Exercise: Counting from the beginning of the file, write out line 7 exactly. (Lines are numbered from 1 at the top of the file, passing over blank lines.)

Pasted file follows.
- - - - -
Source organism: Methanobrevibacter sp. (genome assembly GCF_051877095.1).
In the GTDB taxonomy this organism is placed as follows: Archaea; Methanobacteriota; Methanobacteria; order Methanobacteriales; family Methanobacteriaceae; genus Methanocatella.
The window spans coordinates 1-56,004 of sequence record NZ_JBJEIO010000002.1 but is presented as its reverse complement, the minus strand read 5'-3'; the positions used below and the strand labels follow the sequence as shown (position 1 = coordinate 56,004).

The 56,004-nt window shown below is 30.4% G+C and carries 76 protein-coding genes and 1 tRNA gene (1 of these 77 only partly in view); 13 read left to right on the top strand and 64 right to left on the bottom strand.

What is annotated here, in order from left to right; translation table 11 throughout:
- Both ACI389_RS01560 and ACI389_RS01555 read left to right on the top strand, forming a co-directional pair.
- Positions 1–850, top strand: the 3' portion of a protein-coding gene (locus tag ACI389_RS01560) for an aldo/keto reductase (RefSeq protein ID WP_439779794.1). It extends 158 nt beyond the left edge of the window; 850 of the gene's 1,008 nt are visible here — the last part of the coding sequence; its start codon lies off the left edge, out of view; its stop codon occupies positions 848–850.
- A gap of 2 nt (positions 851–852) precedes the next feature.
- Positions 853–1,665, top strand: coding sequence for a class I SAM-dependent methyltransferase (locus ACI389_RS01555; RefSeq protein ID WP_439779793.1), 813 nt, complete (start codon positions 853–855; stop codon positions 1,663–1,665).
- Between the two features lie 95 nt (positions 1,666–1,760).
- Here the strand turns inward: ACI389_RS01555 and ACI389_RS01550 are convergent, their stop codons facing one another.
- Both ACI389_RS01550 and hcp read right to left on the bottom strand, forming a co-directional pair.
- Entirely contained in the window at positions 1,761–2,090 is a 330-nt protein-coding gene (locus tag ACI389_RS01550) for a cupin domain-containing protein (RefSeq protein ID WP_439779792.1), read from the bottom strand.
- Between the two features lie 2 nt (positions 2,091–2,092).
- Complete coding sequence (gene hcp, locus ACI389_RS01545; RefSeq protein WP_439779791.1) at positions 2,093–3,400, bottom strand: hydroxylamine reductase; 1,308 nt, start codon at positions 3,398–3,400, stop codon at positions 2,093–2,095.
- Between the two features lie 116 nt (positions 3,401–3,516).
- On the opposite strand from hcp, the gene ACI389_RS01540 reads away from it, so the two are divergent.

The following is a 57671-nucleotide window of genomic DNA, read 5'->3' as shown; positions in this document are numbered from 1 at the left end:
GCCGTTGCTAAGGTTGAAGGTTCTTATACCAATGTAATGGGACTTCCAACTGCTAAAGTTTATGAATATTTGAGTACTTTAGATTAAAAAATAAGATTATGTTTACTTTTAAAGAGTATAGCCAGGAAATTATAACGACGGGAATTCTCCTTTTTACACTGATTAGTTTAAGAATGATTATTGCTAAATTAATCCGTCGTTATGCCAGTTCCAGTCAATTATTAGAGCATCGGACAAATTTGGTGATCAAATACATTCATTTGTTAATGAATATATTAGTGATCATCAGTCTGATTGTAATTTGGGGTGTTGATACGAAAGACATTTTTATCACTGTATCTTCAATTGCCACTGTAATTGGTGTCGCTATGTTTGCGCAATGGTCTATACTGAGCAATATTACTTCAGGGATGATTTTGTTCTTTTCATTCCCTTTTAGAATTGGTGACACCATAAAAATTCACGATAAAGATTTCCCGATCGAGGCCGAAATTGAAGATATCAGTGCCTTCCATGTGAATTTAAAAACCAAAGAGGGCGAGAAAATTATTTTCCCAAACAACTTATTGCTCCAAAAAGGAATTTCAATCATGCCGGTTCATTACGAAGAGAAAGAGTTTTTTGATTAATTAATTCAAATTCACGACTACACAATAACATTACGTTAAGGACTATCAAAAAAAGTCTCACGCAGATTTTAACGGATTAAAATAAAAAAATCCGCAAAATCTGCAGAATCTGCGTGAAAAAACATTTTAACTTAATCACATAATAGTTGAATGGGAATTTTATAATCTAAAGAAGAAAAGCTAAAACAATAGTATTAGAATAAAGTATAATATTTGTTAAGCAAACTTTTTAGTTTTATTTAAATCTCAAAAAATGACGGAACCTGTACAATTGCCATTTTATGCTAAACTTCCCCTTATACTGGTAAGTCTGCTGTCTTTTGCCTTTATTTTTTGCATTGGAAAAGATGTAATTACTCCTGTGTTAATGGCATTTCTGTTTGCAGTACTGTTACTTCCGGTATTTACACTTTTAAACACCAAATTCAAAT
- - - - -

- Positions 1–850, top strand: the 3' portion of a protein-coding gene (locus tag ACI389_RS01560) for an aldo/keto reductase (RefSeq protein ID WP_439779794.1). It extends 158 nt beyond the left edge of the window; 850 of the gene's 1,008 nt are visible here — the last part of the coding sequence; its start codon lies off the left edge, out of view; its stop codon occupies positions 848–850.